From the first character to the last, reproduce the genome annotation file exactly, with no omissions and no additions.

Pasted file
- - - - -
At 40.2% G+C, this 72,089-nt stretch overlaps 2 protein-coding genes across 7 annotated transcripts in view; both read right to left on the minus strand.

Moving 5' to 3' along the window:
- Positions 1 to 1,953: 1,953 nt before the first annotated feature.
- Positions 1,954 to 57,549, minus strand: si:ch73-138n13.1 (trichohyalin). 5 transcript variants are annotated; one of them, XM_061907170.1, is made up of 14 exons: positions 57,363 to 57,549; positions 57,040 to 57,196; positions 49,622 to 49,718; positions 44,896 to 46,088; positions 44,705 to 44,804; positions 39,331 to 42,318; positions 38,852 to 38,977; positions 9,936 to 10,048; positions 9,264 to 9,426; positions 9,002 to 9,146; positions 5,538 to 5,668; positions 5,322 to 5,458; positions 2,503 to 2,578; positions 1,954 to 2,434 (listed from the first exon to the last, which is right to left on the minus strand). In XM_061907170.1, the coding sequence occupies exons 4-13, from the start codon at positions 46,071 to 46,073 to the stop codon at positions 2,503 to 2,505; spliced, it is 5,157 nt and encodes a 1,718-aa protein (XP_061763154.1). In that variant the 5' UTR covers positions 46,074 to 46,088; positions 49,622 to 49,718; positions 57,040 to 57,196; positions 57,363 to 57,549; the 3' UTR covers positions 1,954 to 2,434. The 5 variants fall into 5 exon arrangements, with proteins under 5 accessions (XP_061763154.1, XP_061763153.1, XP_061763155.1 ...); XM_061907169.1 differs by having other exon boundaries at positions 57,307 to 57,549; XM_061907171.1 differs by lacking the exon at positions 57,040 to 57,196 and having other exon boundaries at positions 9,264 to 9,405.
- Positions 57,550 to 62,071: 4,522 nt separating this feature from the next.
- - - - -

At 40.2% G+C, this 72,089-nt stretch overlaps 2 protein-coding genes across 7 annotated transcripts in view; both read right to left on the minus strand.

Moving 5' to 3' along the window:
- Positions 1 to 1,953: 1,953 nt before the first annotated feature.
- Positions 1,954 to 57,549, minus strand: si:ch73-138n13.1 (trichohyalin). 5 transcript variants are annotated; one of them, XM_061907170.1, is made up of 14 exons: positions 57,363 to 57,549; positions 57,040 to 57,196; positions 49,622 to 49,718; positions 44,896 to 46,088; positions 44,705 to 44,804; positions 39,331 to 42,318; positions 38,852 to 38,977; positions 9,936 to 10,048; positions 9,264 to 9,426; positions 9,002 to 9,146; positions 5,538 to 5,668; positions 5,322 to 5,458; positions 2,503 to 2,578; positions 1,954 to 2,434 (listed from the first exon to the last, which is right to left on the minus strand). In XM_061907170.1, the coding sequence occupies exons 4-13, from the start codon at positions 46,071 to 46,073 to the stop codon at positions 2,503 to 2,505; spliced, it is 5,157 nt and encodes a 1,718-aa protein (XP_061763154.1). In that variant the 5' UTR covers positions 46,074 to 46,088; positions 49,622 to 49,718; positions 57,040 to 57,196; positions 57,363 to 57,549; the 3' UTR covers positions 1,954 to 2,434. The 5 variants fall into 5 exon arrangements, with proteins under 5 accessions (XP_061763154.1, XP_061763153.1, XP_061763155.1 ...); XM_061907169.1 differs by having other exon boundaries at positions 57,307 to 57,549; XM_061907171.1 differs by lacking the exon at positions 57,040 to 57,196 and having other exon boundaries at positions 9,264 to 9,405.
- Positions 57,550 to 62,071: 4,522 nt separating this feature from the next.